Archbishop: Treating Holocaust as Propaganda Not Acceptable

LONDON – The Holocaust needs to be remembered as a real, historical and well-documented event, commented the spiritual leader of the worldwide Anglican Communion.

In a statement to mark Holocaust Memorial Day, Archbishop of Canterbury Rowan Williams said that the day should be marked for future generations.

“We need … to ensure that, when in future we have no survivors physically amongst us, the evidence that has been so painstakingly collected by organizations such as the Yad Vashem Foundation continues to be available to all who wish to approach and study it with the respect that is due," the Anglican head stated.

Williams noted attempts to challenge the Holocaust as history, such as the recent conference in Iran, brought disgrace on those who sought to do so for political purposes.

“The clear implication was that if it had happened at all, it had been greatly exaggerated from motives to do with Zionism and a European guilt complex,” he said.

"It cannot be acceptable to treat the systematic murder of six million Jews and others as a propaganda issue for a particular cause.”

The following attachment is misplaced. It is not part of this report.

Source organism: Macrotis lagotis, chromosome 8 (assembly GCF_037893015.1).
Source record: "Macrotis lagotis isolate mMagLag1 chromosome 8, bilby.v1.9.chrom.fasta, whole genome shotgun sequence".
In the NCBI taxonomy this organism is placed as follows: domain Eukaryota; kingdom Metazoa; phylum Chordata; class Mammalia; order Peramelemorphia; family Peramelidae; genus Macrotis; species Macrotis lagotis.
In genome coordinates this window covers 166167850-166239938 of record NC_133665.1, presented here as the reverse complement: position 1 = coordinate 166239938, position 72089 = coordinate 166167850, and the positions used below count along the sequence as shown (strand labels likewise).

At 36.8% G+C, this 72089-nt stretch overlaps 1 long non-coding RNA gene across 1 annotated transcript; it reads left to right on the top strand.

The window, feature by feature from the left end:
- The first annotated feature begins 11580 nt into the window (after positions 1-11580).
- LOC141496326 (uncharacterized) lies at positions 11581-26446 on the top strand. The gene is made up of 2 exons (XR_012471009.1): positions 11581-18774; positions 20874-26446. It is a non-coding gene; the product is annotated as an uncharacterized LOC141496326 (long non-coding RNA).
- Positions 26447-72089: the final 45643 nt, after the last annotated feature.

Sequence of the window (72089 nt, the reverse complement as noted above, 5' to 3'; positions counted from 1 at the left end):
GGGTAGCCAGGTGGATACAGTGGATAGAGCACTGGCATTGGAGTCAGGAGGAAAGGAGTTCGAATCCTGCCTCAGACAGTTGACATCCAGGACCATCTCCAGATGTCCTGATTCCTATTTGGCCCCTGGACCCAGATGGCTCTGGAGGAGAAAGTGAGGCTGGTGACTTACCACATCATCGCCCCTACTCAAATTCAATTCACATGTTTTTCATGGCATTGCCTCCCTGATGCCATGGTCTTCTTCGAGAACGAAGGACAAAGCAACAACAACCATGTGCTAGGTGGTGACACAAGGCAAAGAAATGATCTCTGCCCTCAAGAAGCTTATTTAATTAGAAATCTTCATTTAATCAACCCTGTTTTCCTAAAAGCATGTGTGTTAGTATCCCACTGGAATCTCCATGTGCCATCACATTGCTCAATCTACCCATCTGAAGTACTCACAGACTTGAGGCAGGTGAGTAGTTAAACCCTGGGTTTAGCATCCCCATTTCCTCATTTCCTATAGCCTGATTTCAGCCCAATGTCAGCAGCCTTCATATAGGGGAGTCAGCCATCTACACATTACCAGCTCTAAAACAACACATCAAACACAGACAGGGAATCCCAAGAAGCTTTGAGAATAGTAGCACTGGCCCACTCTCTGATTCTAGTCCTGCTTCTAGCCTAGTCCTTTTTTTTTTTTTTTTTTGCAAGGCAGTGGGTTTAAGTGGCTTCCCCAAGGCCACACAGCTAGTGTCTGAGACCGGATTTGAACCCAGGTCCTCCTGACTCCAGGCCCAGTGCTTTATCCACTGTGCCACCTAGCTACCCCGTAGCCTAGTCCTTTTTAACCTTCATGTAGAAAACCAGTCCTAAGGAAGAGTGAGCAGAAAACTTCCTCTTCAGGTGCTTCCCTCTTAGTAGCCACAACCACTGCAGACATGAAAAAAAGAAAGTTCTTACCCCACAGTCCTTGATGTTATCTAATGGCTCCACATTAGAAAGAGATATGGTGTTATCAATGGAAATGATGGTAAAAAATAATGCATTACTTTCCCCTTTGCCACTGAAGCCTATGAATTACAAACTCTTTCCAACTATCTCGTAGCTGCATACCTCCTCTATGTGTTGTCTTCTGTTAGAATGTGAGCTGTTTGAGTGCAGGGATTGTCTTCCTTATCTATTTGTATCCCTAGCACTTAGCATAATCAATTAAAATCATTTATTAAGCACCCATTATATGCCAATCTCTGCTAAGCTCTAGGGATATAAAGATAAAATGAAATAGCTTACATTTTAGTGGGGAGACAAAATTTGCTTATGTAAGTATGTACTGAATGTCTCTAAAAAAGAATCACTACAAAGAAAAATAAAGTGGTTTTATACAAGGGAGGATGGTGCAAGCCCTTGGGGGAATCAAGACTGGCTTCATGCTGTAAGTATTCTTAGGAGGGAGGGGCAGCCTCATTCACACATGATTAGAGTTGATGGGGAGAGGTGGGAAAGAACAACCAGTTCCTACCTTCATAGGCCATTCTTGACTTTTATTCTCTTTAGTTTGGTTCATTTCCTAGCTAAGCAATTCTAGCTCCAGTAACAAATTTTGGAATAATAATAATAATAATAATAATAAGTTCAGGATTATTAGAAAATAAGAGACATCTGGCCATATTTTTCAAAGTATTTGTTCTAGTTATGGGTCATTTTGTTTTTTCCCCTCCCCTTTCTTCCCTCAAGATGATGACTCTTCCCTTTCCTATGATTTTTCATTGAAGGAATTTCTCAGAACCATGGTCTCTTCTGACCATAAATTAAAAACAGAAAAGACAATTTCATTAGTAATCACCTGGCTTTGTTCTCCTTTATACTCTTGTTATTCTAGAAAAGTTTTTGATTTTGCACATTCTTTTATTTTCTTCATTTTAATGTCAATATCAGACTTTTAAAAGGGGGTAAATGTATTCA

The archbishop paid tribute to survivors of the Holocaust and to those who sought to ensure that it was meticulously documented and researched. He singled out the work of Sir Ellie Wiesel, a survivor of the Holocaust who had worked to ensure that the suffering would be remembered. He warned that challenges still lie ahead and that the Holocaust Memorial Day, which will be observed Saturday this year, was not simply about commemorating the past.

“It is a day to recommit in the most practical ways to continue the struggle against the underlying anti-Semitic causes of that event which remain present and virulent within our communities in this country as in others,“ Williams said.

Holocaust Memorial Day is a national event in the United Kingdom dedicated to the remembrance of the victims of the Holocaust. It was first held in January 2001, and has been on Jan. 27 every year since.

In 2006, the United Nations General Assembly set aside Jan. 27 as International Holocaust Remembrance Day to mark the anniversary of the liberation of Auschwitz-Birkenau, the largest Nazi concentration camp. As part of the resolve to help prevent future acts of genocide, every member nation of the U.N. is obligated to honor the memory of Holocaust victims and develop educational programs.

Christian Post Reporter Eric Young in Washington, D.C., contributed to this article.